When you’re buying bespoke suits you are probably accustomed to an abundance of choices when it comes to lining colors in your suit. If you however usually buy suits off-the-rack, then you’re probably left thinking: “Wait, you can actually choose that yourself?”. The same goes for the fit, pattern and color of the suit. A game-changer, isn’t it?
With off-the-rack suits you buy what’s on the rack, with no choice of customising yourself. Chances that the exact suit of your choosing is hanging there in the retail store, to your exact body measurements is basically little to none. Most suit choices that your local or online retailer has to offer, often comes with an, let’s say, adventurous pattern or just bright choice of color. It isn’t your style – but hey, it’s cheap, so it’ll have to do, right? Don’t leave it there.
Tailored suits are not expensive
Don’t fall for the “tailored suits are expensive” excuse that you’re getting or giving yourself. That’s simply not true.
The great thing about bespoke suits is that you can choose any pattern and colors that you like – not just the combination that the designer has chosen for you, but your own. This choice is completely yours when you go bespoke. And what is even better – it comes with a fairly low cost.
Compared to off-the-rack suits, yes, bespoke suits are a little pricier, but actually not that much, especially not when you’re ordering it from Louis Collections in Thailand.
The customisation is completely up to you and the time browsing for a suit in a retail store can instead be invested in making your own choices for your very own suit that no one else beside you owns. You can choose the fabric, the fit, the pattern – every little detail that goes into a suit – and you can choose the lining that compliments the suit you’re about the get hand-crafted.
If you’re not sure where to begin when it comes to suit linings, let us go through some of the questions that we’re frequently hearing from our customers.
What purpose does a suit lining have?
The main purpose of a lining is that of aesthetics and functionality. The lining adds another layer between the fabric and your body, lengthening the overall lifespan of the garment, providing warmth to you as the wearer, adds structure to the suit and ultimately makes it easier to take the suit off and put it on.
The suit lining also helps hiding stitching, padding and raw seams, and it adds another color or pattern that’s aesthetically pleasing to the eye.
What is a lining material made of usually?
There is an abundance of choice of lining materials, so depending on your budget and personal preference, you have a large choice of different fabrics to choose from. Popular lining fabrics are Polyester, Rayon and Viscose, so are natural fabrics such as silk or cotton. Satin and Twill are also commonly used. Silk and satin are probably the standard choices we’ve seen in the past few years.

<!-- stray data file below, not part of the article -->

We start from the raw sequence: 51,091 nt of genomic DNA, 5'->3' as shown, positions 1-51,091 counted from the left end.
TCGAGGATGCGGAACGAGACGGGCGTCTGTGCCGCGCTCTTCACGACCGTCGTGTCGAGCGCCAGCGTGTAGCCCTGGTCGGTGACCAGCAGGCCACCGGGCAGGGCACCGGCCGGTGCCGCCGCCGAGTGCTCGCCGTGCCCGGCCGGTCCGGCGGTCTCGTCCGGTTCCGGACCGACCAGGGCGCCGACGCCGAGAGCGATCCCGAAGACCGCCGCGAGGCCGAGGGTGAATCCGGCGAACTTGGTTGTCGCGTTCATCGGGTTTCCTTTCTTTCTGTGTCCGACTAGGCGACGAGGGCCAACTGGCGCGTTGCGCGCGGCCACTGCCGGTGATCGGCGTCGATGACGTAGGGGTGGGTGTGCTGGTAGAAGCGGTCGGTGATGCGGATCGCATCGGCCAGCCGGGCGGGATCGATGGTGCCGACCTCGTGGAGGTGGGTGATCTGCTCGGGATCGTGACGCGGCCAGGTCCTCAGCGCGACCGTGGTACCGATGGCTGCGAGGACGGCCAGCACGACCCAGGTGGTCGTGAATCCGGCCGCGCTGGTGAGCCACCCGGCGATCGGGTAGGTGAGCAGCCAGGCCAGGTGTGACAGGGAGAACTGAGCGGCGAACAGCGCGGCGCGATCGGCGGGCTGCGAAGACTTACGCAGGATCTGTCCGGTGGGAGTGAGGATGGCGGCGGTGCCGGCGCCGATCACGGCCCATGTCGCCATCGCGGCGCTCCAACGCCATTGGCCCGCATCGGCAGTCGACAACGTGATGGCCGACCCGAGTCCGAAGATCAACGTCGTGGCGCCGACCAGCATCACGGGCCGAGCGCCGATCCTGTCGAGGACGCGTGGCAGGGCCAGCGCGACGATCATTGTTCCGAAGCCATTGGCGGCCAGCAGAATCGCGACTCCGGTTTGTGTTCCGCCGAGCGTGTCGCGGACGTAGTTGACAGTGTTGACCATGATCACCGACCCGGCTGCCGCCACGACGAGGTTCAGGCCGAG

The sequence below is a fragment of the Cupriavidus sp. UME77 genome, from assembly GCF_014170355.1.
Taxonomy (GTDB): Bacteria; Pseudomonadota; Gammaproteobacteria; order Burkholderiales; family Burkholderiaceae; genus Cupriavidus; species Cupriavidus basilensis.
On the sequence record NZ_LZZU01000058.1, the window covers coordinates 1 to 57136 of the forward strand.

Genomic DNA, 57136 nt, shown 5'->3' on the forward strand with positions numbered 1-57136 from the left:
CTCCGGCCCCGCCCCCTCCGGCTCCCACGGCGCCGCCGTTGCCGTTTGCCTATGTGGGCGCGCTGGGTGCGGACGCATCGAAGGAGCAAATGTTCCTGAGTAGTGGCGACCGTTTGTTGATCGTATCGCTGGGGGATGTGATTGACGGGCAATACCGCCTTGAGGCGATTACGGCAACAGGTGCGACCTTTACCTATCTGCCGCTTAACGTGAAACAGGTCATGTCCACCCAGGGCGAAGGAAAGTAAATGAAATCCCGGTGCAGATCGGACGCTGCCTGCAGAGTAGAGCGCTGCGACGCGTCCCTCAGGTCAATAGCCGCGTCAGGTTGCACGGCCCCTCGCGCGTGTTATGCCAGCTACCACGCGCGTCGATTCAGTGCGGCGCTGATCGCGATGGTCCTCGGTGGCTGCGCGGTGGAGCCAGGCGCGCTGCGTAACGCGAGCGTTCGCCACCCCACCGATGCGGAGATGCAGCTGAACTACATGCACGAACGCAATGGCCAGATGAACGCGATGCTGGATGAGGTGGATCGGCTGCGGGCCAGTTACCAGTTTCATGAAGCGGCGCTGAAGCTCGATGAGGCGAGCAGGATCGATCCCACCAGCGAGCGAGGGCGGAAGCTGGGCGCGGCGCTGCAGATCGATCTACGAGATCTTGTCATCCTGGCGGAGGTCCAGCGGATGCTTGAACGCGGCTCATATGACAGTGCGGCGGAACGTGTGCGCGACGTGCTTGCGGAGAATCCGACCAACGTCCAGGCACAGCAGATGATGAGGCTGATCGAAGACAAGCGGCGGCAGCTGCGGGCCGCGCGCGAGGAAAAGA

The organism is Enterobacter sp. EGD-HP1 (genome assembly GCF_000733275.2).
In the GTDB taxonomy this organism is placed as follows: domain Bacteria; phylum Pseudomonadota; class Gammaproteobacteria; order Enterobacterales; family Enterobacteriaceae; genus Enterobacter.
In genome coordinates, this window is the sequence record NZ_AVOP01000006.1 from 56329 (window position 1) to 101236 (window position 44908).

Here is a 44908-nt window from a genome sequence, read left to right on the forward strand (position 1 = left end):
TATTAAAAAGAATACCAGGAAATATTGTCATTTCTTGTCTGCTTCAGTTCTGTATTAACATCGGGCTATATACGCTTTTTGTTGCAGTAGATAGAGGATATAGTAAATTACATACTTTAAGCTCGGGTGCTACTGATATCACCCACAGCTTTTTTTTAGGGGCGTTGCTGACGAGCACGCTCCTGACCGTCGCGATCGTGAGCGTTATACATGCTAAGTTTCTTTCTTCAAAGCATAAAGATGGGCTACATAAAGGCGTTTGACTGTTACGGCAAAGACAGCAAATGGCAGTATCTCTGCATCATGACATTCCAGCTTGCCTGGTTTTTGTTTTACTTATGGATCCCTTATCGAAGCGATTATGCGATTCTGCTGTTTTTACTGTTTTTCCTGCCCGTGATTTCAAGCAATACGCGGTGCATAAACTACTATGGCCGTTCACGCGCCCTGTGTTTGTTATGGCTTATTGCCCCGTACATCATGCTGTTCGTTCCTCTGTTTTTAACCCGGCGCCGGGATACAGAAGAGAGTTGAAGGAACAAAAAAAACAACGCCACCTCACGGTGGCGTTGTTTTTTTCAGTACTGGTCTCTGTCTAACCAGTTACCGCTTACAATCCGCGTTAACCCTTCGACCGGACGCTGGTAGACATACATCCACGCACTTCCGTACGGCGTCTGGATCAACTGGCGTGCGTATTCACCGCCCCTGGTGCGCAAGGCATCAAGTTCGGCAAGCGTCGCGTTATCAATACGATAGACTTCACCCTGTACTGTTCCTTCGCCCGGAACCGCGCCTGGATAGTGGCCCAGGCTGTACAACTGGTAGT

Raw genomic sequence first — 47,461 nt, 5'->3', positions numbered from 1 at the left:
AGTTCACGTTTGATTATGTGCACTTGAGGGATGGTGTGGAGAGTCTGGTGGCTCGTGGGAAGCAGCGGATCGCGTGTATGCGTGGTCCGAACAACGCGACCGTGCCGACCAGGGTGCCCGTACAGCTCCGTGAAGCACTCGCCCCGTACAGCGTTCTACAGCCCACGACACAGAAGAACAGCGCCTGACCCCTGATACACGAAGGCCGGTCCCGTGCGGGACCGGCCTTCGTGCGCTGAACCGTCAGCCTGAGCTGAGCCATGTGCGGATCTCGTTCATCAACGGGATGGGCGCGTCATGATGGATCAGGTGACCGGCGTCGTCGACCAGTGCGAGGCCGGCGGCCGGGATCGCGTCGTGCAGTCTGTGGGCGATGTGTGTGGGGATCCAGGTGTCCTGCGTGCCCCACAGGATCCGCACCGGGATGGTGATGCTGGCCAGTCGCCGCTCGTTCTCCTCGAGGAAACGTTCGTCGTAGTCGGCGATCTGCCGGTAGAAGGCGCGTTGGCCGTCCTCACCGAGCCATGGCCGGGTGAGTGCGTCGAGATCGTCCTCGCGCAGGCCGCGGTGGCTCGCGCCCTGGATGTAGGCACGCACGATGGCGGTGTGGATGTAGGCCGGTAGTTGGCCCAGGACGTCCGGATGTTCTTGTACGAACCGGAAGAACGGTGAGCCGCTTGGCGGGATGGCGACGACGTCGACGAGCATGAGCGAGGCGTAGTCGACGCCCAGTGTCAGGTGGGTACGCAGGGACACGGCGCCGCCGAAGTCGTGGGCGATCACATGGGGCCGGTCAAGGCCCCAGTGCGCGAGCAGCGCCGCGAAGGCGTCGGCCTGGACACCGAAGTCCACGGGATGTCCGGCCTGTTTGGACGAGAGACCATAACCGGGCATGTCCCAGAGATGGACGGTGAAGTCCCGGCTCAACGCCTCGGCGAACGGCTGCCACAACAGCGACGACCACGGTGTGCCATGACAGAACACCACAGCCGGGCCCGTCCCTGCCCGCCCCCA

Each material comes with advantages and disadvantages. For instance is silk a more luxurious choice, but it tends to give a suit a bit heavier and warm feeling, whereas Polyester is cheaper, but gives a poor quality finish to the suit.
What lining color is a good choice for me?
The preferred choice is usually single-colored linings, but that still leaves you with a lot of options. Most important is that you choose a color that you truly like. If you want to go the safe route, then opt for a color that matches your suit color, but if you want to be a bit bolder, try a color that compliments the color, or even serves as a contrasting color to your suit.
In terms of patterns for your lining, it is a little trickier. The best solution is to discuss your different options with your tailor, in order to determine which combinations will work best for you.
And what about unlined or partially lined suits?
Unlined suits are a bit trickier to make, but are much lighter to wear. If you’re living in a hotter climate and don’t necessarily run in and out of business meetings (unlined suits are traditionally only for casual wear), then unlined suits are a good choice to consider. When crafting an unlined suit, the tailor must ensure that all loose ends are tidied up, and that every hem has a perfect finish, so that the inside of the suit doesn’t look like a mess. Unlined or partially lined suits are more breathable compared to fully lined suits, and are a popular choice for the Summer, or in hot and humid countries.
Partially lined suits on the other side may contain lining in different areas, e.g. the sleeves, and often the shoulder- and chest areas, with the back left unlined for breathability.
Are you feeling ready to book an appointment? Or do you have questions about our processes, delivery and online orders? Then give us a quick call, or send us an E-mail, and we’ll get in touch with you right away.